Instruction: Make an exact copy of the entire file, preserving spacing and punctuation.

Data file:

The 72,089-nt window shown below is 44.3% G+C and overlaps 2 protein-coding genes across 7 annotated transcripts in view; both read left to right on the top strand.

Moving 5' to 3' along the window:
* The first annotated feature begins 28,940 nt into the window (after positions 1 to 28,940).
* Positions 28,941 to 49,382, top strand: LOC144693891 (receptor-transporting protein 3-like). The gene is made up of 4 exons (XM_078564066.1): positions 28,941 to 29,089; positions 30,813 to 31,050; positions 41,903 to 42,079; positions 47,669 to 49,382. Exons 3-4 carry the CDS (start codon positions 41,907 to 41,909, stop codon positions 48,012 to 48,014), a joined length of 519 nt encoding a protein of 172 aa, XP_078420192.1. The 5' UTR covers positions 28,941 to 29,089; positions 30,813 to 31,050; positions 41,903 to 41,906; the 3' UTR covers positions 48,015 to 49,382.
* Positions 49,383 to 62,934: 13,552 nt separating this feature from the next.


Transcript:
The 72,089-nt window shown below is 44.3% G+C and overlaps 2 protein-coding genes across 7 annotated transcripts in view; both read left to right on the top strand.

Moving 5' to 3' along the window:
* The first annotated feature begins 28,940 nt into the window (after positions 1 to 28,940).
* Positions 28,941 to 49,382, top strand: LOC144693891 (receptor-transporting protein 3-like). The gene is made up of 4 exons (XM_078564066.1): positions 28,941 to 29,089; positions 30,813 to 31,050; positions 41,903 to 42,079; positions 47,669 to 49,382. Exons 3-4 carry the CDS (start codon positions 41,907 to 41,909, stop codon positions 48,012 to 48,014), a joined length of 519 nt encoding a protein of 172 aa, XP_078420192.1. The 5' UTR covers positions 28,941 to 29,089; positions 30,813 to 31,050; positions 41,903 to 41,906; the 3' UTR covers positions 48,015 to 49,382.
* Positions 49,383 to 62,934: 13,552 nt separating this feature from the next.